Add like
Add dislike
Add to saved papers

Loss-of-function mutation in DDX53 associated with hereditary spastic paraplegia-like disorder.

DEAD-box helicase 53 (DDX53) is a member of the DEAD-box protein family of RNA helicases. Unlike other family members that are responsible for RNA metabolism, the biological function of DDX53 and its impact on the human condition are unclear. Herein, we found a full-length DDX53 deletion mutation in a hereditary spastic paraplegia-like (HSP-like) patient with lower extremity spasticity, walking disorder, visual impairment, and lateral ventricular white matter lesions. Bioinformatic analysis revealed that DDX53 was mainly expressed in the cerebellar cortex and may function as a tissue-specific RNA helicase. Transcriptome analysis showed that the expression of multiple brain-associated genes involved in synapse organization, neuron function, and neuromuscular junctions was affected by DDX53 depletion. Moreover, RNA immunoprecipitation sequencing (RIP-seq) analysis showed that DDX53 interacted with 176 genes, and 96 of these genes were associated with the execution of neurofunction, particularly in the regulation of cell projection organization and nervous system development. Collectively, although a more specified cell or animal model is required to fully understand the functional role of DDX53 in the human brain, we report for the first time that the patient with DDX53 defects exhibits HSP-like symptoms and that DDX53 is essential for maintaining neuronal function, with loss-of-function mutation in DDX53 potentially leading to HSP due to impaired RNA metabolism in the nervous system. KEY MESSAGES: DDX53 deficiency was first reported to be associated with HSP disorder. DDX53 exhibited minimal impact on mitochondrial function. DDX53 impaired RNA metabolism in the nervous system.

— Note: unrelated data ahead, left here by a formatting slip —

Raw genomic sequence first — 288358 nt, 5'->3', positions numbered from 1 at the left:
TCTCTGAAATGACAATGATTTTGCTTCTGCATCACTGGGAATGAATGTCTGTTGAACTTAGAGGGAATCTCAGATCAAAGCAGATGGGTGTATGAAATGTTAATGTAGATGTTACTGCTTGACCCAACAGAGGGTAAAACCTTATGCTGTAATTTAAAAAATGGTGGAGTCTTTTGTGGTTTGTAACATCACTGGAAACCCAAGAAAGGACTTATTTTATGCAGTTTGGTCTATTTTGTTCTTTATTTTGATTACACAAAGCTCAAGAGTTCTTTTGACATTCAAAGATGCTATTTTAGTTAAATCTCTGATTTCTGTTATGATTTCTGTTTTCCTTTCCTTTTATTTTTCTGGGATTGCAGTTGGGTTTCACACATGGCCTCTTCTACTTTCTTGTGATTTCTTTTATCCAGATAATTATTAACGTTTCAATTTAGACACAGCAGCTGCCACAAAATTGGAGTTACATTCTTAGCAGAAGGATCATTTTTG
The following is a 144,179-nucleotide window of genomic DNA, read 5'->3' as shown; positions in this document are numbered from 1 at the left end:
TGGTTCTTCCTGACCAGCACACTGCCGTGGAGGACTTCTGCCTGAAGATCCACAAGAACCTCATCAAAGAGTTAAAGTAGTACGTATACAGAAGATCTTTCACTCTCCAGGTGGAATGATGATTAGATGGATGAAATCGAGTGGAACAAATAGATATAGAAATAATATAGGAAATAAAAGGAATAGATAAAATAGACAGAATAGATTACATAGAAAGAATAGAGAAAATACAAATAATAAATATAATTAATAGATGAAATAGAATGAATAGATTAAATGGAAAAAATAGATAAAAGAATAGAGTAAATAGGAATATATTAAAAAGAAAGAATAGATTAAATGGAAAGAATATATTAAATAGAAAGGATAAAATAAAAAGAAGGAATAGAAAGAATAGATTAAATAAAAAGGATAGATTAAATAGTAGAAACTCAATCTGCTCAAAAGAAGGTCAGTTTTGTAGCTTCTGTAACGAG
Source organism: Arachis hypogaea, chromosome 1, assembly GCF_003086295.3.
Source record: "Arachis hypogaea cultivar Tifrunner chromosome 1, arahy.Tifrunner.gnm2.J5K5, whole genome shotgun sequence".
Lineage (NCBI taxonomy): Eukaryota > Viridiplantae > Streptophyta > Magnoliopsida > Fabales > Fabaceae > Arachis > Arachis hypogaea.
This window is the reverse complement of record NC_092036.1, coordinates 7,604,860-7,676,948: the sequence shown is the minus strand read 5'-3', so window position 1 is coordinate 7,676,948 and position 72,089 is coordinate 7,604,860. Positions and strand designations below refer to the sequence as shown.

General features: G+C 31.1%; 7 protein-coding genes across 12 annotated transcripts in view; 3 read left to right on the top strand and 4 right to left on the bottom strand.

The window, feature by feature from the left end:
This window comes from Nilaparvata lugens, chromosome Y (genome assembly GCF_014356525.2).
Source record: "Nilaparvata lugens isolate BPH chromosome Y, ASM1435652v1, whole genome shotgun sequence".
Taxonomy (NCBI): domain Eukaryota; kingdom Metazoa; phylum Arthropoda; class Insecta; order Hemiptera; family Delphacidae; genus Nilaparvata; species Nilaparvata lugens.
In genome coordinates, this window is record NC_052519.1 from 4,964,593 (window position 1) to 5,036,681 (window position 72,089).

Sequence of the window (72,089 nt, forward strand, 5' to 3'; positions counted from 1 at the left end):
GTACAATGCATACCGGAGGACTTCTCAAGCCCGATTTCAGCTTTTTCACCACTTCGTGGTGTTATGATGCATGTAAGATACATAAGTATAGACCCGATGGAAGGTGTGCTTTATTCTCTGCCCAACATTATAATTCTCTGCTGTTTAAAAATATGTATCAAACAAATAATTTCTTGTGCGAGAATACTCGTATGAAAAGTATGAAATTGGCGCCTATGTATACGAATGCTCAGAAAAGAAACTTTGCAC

Full text links

We have located links that may give you full text access.
Can't access the paper?
Try logging in through your university/institutional subscription. For a smoother one-click institutional access experience, please use our mobile app.

Related Resources

For the best experience, use the Read mobile app

Mobile app image

Get seemless 1-tap access through your institution/university

For the best experience, use the Read mobile app

All material on this website is protected by copyright, Copyright © 1994-2024 by WebMD LLC.
This website also contains material copyrighted by 3rd parties.

By using this service, you agree to our terms of use and privacy policy.

Your Privacy Choices Toggle icon

You can now claim free CME credits for this literature searchClaim now

Get seemless 1-tap access through your institution/university

For the best experience, use the Read mobile app